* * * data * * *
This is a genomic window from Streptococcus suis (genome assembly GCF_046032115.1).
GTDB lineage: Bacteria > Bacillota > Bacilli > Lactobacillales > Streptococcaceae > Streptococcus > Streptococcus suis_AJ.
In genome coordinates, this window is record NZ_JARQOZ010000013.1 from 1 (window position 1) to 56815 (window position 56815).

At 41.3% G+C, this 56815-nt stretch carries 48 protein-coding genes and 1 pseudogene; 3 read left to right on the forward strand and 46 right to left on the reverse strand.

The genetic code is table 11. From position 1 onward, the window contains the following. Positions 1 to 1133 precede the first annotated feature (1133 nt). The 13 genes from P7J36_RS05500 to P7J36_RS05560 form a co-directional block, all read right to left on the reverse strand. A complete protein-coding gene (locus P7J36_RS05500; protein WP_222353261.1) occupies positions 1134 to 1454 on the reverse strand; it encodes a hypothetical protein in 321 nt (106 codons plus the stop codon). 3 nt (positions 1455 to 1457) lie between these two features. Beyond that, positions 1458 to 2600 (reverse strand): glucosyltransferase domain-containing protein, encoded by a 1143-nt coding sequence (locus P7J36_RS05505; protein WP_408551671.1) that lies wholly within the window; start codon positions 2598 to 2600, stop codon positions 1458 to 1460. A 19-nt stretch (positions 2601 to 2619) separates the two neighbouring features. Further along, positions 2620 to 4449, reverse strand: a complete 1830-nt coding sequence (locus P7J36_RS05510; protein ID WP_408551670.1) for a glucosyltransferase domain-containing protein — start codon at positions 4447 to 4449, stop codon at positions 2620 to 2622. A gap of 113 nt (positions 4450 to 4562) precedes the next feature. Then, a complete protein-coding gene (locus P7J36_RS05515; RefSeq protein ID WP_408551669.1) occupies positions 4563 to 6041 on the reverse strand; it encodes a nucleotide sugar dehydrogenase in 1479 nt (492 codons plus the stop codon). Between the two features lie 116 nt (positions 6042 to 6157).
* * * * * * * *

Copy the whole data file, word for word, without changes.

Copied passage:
This is a genomic window from Streptococcus suis (genome assembly GCF_046032115.1).
GTDB lineage: Bacteria > Bacillota > Bacilli > Lactobacillales > Streptococcaceae > Streptococcus > Streptococcus suis_AJ.
In genome coordinates, this window is record NZ_JARQOZ010000013.1 from 1 (window position 1) to 56815 (window position 56815).

At 41.3% G+C, this 56815-nt stretch carries 48 protein-coding genes and 1 pseudogene; 3 read left to right on the forward strand and 46 right to left on the reverse strand.

The genetic code is table 11. From position 1 onward, the window contains the following. Positions 1 to 1133 precede the first annotated feature (1133 nt). The 13 genes from P7J36_RS05500 to P7J36_RS05560 form a co-directional block, all read right to left on the reverse strand. A complete protein-coding gene (locus P7J36_RS05500; protein WP_222353261.1) occupies positions 1134 to 1454 on the reverse strand; it encodes a hypothetical protein in 321 nt (106 codons plus the stop codon). 3 nt (positions 1455 to 1457) lie between these two features. Beyond that, positions 1458 to 2600 (reverse strand): glucosyltransferase domain-containing protein, encoded by a 1143-nt coding sequence (locus P7J36_RS05505; protein WP_408551671.1) that lies wholly within the window; start codon positions 2598 to 2600, stop codon positions 1458 to 1460. A 19-nt stretch (positions 2601 to 2619) separates the two neighbouring features. Further along, positions 2620 to 4449, reverse strand: a complete 1830-nt coding sequence (locus P7J36_RS05510; protein ID WP_408551670.1) for a glucosyltransferase domain-containing protein — start codon at positions 4447 to 4449, stop codon at positions 2620 to 2622. A gap of 113 nt (positions 4450 to 4562) precedes the next feature. Then, a complete protein-coding gene (locus P7J36_RS05515; RefSeq protein ID WP_408551669.1) occupies positions 4563 to 6041 on the reverse strand; it encodes a nucleotide sugar dehydrogenase in 1479 nt (492 codons plus the stop codon). Between the two features lie 116 nt (positions 6042 to 6157).